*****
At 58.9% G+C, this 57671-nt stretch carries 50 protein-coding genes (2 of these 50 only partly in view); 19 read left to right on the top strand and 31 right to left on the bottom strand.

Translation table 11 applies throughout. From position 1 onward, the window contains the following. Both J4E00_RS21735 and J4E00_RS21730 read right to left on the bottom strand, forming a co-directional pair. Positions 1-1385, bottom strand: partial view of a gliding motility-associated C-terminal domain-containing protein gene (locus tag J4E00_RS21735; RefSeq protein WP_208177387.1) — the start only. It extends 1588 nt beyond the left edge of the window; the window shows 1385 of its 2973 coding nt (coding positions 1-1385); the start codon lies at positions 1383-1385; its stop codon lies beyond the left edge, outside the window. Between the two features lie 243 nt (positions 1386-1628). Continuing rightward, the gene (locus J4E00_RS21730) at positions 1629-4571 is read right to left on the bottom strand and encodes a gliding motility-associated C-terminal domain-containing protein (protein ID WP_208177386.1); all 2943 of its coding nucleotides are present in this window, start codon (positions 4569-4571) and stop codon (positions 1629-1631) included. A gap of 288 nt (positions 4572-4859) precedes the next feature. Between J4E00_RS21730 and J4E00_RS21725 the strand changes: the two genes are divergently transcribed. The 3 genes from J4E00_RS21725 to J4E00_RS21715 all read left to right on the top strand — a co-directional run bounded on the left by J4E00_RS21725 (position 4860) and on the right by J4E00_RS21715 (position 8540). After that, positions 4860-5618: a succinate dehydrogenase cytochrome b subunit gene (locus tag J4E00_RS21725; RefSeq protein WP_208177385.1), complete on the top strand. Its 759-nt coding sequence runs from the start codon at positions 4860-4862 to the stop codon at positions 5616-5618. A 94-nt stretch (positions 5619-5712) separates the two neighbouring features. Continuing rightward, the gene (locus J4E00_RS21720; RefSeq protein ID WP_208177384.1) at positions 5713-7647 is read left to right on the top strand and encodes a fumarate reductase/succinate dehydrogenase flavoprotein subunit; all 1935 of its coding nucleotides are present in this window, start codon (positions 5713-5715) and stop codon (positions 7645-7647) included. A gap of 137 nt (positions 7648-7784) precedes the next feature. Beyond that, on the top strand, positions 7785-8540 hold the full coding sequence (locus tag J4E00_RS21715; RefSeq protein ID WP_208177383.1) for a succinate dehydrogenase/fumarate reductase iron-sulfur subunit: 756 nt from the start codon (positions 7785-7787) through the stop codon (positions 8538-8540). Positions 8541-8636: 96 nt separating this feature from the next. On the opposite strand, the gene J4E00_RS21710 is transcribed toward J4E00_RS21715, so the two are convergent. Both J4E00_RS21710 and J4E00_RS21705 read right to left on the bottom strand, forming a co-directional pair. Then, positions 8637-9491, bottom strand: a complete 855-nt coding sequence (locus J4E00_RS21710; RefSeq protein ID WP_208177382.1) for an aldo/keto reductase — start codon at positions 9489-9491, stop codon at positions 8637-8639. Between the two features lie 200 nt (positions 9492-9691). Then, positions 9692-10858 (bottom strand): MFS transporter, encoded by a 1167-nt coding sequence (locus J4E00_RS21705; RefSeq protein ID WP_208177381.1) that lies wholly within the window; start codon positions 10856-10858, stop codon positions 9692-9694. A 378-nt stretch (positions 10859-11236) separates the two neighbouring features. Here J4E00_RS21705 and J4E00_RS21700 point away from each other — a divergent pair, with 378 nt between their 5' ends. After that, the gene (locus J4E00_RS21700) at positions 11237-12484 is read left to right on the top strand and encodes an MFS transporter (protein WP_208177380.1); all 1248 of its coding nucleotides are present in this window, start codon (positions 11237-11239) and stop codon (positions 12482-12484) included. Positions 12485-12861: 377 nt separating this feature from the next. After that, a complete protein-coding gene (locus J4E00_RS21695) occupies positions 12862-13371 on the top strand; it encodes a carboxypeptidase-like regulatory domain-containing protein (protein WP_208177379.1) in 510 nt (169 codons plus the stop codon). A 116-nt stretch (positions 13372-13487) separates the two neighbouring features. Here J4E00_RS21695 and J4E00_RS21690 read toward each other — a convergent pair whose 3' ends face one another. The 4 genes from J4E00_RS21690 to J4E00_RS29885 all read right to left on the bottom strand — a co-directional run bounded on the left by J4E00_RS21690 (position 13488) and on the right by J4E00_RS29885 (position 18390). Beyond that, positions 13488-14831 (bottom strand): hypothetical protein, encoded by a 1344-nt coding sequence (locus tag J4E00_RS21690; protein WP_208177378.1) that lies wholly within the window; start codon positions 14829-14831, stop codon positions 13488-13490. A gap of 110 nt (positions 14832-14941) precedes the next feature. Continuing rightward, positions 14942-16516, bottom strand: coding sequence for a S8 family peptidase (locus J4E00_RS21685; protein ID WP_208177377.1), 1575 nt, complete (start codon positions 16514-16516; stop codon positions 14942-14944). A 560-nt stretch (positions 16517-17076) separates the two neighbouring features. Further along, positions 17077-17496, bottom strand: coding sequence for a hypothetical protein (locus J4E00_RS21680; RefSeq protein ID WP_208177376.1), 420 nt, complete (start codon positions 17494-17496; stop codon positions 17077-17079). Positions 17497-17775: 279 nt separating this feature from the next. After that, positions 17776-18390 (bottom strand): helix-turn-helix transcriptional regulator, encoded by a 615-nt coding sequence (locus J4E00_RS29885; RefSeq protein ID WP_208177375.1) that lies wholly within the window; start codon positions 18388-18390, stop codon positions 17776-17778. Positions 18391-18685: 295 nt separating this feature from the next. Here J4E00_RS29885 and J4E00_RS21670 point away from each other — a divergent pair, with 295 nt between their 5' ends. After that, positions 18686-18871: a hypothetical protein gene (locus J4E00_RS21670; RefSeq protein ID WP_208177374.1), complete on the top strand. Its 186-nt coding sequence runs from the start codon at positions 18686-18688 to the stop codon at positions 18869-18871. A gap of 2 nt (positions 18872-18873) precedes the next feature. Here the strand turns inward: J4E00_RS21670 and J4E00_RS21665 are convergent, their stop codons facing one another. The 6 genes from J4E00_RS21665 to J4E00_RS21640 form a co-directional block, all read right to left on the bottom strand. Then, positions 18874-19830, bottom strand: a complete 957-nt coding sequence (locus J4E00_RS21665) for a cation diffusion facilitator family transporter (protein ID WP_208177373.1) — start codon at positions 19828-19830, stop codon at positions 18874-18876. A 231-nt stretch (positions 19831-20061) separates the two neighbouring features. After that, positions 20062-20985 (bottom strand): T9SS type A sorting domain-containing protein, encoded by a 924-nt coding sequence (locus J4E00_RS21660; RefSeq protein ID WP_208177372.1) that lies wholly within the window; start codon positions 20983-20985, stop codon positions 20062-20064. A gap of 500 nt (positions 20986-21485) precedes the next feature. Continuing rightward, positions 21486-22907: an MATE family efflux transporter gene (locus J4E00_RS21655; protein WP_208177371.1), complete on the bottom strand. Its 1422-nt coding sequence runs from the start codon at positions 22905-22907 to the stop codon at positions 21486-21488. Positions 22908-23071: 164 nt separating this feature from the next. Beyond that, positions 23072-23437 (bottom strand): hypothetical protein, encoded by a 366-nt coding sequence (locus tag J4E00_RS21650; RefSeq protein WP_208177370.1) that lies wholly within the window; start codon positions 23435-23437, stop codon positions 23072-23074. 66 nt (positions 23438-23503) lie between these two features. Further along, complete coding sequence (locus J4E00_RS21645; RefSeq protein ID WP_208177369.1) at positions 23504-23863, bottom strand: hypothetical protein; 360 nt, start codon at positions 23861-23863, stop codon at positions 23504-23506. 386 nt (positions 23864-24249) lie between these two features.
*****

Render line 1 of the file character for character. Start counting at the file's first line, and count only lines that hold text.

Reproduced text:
At 58.9% G+C, this 57671-nt stretch carries 50 protein-coding genes (2 of these 50 only partly in view); 19 read left to right on the top strand and 31 right to left on the bottom strand.